From For the Love of Food, Denis Cotter, Collins, 2011.
My son brought along one of the pumpkins he had grown so I immediately set off looking for recipes. Pumpkin and chickpeas are always a great partnership so I set off to make this soup.
The pumpkin first had to be roasted. It was cut into a couple of large slices that were then brushed with olive oil and set in a baking dish. About a cup of stock was poured into the baking dish and the pumpkin was cooked for about a half an hour.
In a large saucepan the other vegetables were cooked. One half of a fennel, chopped, was sautéed with some chopped shallots for a few minutes. Chopped garlic was then added with grated ginger (I only used half the quantity because I usually find ginger is overdone), leeks (I only used 2 though the recipe called for 3 and even then it seemed far too much) and a can of chickpeas. These were sautéed for a few minutes before white wine was added. The whole lot was covered with baking paper and simmered for 15 minutes.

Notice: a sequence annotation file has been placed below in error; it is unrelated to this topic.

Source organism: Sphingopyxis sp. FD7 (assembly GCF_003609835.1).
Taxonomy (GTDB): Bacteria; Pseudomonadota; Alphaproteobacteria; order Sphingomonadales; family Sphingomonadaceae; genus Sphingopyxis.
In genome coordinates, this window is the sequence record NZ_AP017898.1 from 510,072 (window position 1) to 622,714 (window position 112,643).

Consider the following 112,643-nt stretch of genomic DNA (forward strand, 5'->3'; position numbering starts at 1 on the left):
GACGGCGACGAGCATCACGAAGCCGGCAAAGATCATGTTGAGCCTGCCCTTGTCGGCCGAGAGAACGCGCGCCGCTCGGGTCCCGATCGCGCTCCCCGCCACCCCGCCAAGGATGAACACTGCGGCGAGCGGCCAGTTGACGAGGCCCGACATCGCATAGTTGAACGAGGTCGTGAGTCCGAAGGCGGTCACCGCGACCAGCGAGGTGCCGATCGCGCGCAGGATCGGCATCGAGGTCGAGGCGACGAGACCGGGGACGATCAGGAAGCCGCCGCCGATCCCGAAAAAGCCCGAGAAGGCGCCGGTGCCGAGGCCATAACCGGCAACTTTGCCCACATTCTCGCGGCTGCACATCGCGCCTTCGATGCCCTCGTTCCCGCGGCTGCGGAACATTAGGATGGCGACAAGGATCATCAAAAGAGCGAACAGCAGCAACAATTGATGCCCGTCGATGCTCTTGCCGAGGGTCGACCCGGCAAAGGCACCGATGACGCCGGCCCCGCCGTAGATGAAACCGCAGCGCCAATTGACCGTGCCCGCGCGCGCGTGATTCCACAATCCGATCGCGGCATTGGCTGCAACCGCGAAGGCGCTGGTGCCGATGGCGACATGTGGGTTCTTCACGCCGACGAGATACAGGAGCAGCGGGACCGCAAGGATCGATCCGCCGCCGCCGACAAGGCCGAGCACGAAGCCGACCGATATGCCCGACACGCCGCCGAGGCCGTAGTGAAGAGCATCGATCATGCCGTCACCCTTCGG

The cooked pumpkin was cut into a rough mash that still maintained some larger lumps and added to the vegetables in the pot. Further stock was added, it was the brought to the boil and simmered for a few minutes longer. It was then seasoned and some lemon juice added.
The soup was served with spiced croutons that had been made by chopping bread into small blocks and tossing them in an oven dish with ground cumin, ground fennel, crushed dried chillies and olive oil. These were cooked in the oven until they were crisp.
This was a thick soup that was a meal in itself. The ginger still came through a little strongly even though cut back to half the quantity. If I made it again I would cut back the leeks to one and leave out the ginger altogether, or at least cut it back much further. The soup, like many of the thicker soups, was much nicer the next day when the flavours had all matured.
The croutons turned out, for me, to be the hero of the dish and the spiciness and heat lifted the soup tremendously.
Ease of cooking: ✔✔✔